In Search of the Komodo Dragon

We have long read and seen photos of the huge, fierce Komodo Dragons, the largest lizards that are capable of devouring pigs, or should the opportunity arise, young children (fact or fiction? who knows?). We had our first glimpse of the famous lizards, and a huge range of of the indigenous reptiles and birds, at the Bali Bird and Reptile Park in Indonesia.

But, seeing the dragons in a zoo is one thing. Seeing them in their own natural habitat is quite another. So, since we were only five islands away during our visit to Indonesia, we decided to take a detour to Komodo island. This, as we discovered,is no mean feat. It requires numerous plane and boat transfers and a two night trip. We flew from Ubud into Flores island and boarded a boat to Rinca Island (one of the two islands open to the public where the dragons reside) where we were to explored for dragons and spent the night on our private boat (which had been converted from fishing to tourism), before heading off for the main show on Komodo Island.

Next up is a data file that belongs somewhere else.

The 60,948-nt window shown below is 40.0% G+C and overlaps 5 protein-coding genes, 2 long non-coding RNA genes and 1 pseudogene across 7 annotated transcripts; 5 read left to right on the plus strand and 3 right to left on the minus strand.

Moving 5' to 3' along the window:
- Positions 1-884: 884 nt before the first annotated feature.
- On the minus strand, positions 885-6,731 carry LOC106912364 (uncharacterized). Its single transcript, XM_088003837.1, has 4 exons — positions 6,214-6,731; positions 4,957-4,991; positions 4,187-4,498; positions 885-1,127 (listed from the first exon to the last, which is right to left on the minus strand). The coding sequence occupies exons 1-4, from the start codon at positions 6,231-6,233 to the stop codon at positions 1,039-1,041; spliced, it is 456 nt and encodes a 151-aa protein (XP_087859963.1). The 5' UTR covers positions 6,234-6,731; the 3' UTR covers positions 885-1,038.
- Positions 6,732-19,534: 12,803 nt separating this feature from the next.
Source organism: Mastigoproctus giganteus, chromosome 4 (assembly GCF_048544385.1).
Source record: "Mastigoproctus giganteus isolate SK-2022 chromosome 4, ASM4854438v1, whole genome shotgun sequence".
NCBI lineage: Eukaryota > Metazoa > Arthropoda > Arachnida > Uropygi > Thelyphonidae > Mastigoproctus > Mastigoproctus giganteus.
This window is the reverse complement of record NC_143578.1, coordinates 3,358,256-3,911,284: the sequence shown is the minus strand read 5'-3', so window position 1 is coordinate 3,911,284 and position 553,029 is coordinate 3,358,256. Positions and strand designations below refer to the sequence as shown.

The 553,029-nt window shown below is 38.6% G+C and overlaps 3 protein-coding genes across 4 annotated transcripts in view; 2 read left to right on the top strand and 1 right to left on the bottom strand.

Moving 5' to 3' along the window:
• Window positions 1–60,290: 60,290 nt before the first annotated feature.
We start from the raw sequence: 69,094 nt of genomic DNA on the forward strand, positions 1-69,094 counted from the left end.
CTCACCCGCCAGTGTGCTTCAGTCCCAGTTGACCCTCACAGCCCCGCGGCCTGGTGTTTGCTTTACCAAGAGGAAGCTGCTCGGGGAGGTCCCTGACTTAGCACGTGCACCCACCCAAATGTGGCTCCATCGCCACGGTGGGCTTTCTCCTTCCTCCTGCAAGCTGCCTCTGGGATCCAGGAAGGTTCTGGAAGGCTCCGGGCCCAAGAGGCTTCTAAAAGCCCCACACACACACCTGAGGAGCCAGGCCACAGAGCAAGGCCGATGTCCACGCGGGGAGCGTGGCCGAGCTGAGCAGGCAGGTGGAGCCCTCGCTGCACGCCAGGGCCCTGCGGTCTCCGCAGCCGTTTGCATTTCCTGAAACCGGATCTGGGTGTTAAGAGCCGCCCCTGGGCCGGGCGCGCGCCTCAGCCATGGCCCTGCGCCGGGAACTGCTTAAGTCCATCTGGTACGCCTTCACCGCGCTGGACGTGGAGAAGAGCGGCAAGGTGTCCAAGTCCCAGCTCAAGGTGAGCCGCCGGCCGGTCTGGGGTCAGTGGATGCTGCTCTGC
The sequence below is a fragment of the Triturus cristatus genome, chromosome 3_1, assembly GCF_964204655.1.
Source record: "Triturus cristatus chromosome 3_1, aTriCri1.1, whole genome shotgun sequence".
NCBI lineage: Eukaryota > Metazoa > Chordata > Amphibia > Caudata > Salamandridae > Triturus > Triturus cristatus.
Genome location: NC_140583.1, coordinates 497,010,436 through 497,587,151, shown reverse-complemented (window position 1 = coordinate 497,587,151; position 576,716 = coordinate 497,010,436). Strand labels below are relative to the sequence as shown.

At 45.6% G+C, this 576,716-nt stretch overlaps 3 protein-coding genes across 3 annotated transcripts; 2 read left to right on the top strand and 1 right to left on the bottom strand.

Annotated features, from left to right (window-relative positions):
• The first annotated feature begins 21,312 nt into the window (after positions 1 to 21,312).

The trip got off to an auspicious start. Our plane was an hour late, and just after we cast off for the water portion, our boat’s propeller became ensnared in a rope,which a swimmer had to remove. By the time we got going, we had missed the tide window for Rinca, which meant that our boat ride would take 2-3 times as long than if we were flowing with the tide.

After a short one-hour voyage,we reached one of thousands of small, rugged, volcanic islands in the archipelago. Most of those we saw and visited were rather bleak, with jagged, eroded volcanic rock with a thin layer of tough grasses and occasional trees. The shorelines consisted largely of shell-encrusted rocks, with sporadic beaches consisting of dead coral and shell fragments washed up on shore. Some of the larger islands, around which sufficient volumes of organic material had accumulated, sported dense mangrove forests,struggling to create rich new land. IMG_8620IMG_8624